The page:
If drivers do opt for the super-soft tyres for the first stint, then they will only last for about 12 laps. After this, medium tyres will be the preferable choice, but it is unknown if they will last the distance.


A few days ago, many people were predicting rain for Thursday, but very little for the weekend. So far, we have only seen very slight rain on Thursday. Most weather services are only predicting for a chance of rain on Sunday, but not much of a chance. Therefore, it will probably be a dry weekend.

Air temperature will be around 20C, track temperature around 25C. There will be a slight wind on Saturday, which may cause problems with the drivers in places, but it will slow down by Sunday.

Drivers to watch

Fernando Alonso – After topping both Friday Practice sessions, and the Red Bulls being not as competitive, I would tip Alonso for the pole and win this weekend. The Ferrari has good pace here, despite the lack of the F-duct, due to good mechanical grip. Felipe Massa will only pose a threat to Fernando if he qualifies in front of him, which I doubt.

Michael Schumacher – There’s no denying that the Mercedes team are slowly working the car in Schumacher’s favour rather than Rosberg. Regardless of our opinions, it means that Michael will have a better chance this weekend, thanks to the chronic understeer being mostly fixed. A win is still out of the question, but I think it is within the car’s ability to challenge for a podium. Just as long as he doesn’t forget how to take La Rascasse.

Robert Kubica – Monaco is a circuit that often brings the gap down between the teams, since aerodynamic grip has very little effect here. Because of this, having a slower car won’t disadvantage Robert Kubica too much. He is still the outsider in the title race at the moment, and a good performance in Monaco would certainly help his cause. I’d saty that he has the ability to get a podium this weekend.

Adrian Sutil – Like I said about Kubica, the Force India’s disadvantages are made smaller at the Monaco circuit. In practice, we have seen Sutil do quite well, whereas team-mate Vitantonio Liuzzi has been in the lower end of the midfield pack. His skill is undeniable, and he is improving in terms of keeping the car out of the barriers. A few points wouldn’t be too bad here in Monaco.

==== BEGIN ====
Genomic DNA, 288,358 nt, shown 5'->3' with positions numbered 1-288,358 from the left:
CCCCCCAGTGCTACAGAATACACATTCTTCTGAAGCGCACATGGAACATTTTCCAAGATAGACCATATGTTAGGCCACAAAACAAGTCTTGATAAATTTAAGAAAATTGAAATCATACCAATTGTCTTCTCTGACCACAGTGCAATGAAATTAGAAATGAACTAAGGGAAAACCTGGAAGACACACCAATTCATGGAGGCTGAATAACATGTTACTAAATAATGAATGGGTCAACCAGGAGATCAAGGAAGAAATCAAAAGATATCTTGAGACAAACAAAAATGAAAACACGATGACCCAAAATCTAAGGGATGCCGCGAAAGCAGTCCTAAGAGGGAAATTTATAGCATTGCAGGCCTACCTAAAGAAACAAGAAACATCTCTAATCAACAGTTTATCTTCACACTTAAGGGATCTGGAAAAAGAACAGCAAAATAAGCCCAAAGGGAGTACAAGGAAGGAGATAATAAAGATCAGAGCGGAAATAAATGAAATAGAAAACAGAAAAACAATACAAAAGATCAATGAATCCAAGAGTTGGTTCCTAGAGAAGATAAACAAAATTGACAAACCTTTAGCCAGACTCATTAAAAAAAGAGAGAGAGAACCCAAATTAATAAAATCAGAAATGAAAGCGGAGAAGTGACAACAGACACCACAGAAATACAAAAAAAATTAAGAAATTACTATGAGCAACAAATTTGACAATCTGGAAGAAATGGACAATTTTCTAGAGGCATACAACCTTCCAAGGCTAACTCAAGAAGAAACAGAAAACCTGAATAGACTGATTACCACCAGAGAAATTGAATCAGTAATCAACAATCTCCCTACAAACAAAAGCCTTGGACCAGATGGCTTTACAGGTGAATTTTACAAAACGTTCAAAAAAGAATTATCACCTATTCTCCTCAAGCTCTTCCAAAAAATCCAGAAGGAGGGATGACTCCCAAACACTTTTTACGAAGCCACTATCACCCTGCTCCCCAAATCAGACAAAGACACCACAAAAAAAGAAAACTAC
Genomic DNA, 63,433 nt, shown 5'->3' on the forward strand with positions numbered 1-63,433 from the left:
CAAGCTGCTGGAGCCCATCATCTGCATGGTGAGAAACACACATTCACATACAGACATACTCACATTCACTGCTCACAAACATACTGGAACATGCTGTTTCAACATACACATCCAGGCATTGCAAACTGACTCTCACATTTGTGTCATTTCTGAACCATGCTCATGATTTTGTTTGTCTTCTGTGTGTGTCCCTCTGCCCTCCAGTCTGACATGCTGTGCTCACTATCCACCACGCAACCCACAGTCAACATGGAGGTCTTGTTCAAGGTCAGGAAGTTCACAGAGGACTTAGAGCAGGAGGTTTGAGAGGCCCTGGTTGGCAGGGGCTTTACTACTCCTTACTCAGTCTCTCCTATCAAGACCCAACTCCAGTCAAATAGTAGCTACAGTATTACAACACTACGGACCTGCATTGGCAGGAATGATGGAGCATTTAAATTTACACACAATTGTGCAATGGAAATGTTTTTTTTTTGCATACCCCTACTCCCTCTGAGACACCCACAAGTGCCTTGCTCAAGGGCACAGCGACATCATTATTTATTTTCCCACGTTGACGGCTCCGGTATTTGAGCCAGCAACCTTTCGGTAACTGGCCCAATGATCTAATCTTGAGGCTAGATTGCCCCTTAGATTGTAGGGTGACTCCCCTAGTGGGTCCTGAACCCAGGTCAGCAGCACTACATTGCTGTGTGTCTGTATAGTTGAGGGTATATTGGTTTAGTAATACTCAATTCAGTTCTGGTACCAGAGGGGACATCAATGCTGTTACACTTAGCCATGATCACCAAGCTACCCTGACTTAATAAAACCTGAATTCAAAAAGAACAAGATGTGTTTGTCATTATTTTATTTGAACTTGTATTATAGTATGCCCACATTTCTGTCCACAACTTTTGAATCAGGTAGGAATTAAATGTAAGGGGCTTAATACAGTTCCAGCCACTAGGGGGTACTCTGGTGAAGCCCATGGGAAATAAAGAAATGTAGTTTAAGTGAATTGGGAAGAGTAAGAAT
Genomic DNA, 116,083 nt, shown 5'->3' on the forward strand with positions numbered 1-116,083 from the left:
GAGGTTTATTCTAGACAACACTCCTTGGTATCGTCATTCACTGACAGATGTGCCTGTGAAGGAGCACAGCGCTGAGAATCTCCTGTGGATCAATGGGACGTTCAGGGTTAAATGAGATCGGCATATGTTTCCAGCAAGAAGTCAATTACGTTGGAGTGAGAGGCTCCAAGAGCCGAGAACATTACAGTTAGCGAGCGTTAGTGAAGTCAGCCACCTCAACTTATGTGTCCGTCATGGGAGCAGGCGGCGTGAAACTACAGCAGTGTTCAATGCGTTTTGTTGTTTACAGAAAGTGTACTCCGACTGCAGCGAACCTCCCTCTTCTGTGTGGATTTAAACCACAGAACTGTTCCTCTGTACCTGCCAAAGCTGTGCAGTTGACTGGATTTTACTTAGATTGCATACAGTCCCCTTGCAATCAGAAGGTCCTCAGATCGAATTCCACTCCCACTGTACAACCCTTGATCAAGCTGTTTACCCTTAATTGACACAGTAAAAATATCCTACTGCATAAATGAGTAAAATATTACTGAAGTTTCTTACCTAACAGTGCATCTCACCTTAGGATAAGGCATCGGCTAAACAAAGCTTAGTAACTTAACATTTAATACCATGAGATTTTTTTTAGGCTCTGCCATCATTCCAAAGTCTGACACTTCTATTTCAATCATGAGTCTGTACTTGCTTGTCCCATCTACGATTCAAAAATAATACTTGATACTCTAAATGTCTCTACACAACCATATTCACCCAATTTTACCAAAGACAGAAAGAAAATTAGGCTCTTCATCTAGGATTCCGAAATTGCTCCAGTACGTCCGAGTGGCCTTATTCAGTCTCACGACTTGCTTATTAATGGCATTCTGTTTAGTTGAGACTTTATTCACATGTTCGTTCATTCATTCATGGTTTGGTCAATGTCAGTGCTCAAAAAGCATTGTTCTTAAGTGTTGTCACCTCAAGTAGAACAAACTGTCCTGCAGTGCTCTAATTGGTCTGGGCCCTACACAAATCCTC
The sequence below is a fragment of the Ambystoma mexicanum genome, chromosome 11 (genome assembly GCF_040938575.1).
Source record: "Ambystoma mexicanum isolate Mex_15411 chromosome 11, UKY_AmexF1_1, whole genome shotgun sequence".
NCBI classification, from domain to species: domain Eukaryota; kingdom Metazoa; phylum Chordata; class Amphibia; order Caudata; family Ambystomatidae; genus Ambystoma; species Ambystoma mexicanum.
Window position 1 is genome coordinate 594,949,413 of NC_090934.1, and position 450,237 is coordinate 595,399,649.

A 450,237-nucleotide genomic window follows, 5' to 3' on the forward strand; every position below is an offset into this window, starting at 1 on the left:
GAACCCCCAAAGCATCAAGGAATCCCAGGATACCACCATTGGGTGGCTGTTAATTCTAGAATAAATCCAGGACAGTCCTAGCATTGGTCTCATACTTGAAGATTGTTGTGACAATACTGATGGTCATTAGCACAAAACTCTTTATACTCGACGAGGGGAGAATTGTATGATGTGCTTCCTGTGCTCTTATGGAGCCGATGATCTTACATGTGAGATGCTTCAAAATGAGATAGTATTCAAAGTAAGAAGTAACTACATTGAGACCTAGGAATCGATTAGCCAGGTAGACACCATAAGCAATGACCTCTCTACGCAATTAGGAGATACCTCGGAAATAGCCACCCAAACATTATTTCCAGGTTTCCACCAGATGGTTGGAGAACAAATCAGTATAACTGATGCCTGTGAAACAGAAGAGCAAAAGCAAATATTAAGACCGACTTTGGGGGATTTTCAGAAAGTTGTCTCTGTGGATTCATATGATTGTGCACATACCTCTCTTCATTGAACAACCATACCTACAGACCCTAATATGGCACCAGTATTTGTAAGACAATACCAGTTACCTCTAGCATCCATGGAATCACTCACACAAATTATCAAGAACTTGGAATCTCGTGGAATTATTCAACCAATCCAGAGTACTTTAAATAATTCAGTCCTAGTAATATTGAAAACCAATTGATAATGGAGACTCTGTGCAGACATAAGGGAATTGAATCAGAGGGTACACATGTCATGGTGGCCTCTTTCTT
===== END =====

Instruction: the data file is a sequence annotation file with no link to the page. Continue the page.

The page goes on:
Spanish Grand Prix preview

The flyaway Formula 1 races have concluded, so now the sport returns to Europe until Singapore in September (excluding Canada). The first of the European races this season is in Barcelona, Spain.

The track

Like China, I have voiced my dislike of this circuit, since it is very difficult to overtake here. It does, however, pose a challenge to both the drivers and the team. High g-force corners like Campsa (Turn 9) will be a tough test on the driver, while the entire track requires perfect aerodynamic setup, which will be difficult for the team.

Overtaking opportunities are slim here, but the bet option would be on the main straight. The final chicane, put in this track in 2007, has helped slightly improved chances of getting past an opponent on the long straight. Still, it is difficult to follow the car ahead around the rest of the track, so overtaking may remain a challenge this year.

Here is Mark Webber’s video of him talking us through a lap of the Spanish Grand Prix


There is little chance of rain in Barcelona this weekend. On Sunday, there is a 45% possibility of rain falling at some point within a 24-hour period, with a 70& chance of Friday. Those figures may seem very high, but don’t forget it’s referring to an entire 24-hour period, so the chances of it falling on a 1.5 hour slot in the middle of the afternoon is very low.

So, if it remains dry, air temperature will be 20C at highest, with track temperature quite higher. Wind speeds will be 6m/s, which may well pose a challenge at corners like Campsa. The cars will be very sensitive to wind speed at this corner, where the track inclines while turning right, so watch out for this over the weekend.


Bridgestone will be supplying the hard and soft tyres, the same as last year. There were no particular problems with heavy tyre wear last year, but that could change. With the full fuel tanks at the start, and heavy aerodynamics providing lots of grip, the softer tyres could burn out quite quickly if they are used for the first stint.

Still, I’m expecting the teams to run the soft tyres first, for about 15 laps or so, then switch to the harder tyres for the rest of the race. An alternative strategy would be to run two stints on the soft tyre, then one on the hard at the end. This was attempted by Rubens Barrichello in Malaysia, but it dodn’t work. However, if a driver wanted consistently fast pace throughout the race, without worries of tyre wear, then Barcelona would definitely be the track to use this two-stop strategy.

The three new teams may try vastly different tactics, since their cars are probably lacking in downforce. This especially will apply to Lucas di Grassi, who won’t be able to make it to the flag, thanks to his fuel tank issue. Some of these 6 drivers may opt to take on two sets of soft tyres, like I said earlier, to keep up the grip levels on the car, and to stick to the cars ahead. If reliability doesn’t get in the way, then they would have to change to hard tyres for the final stint.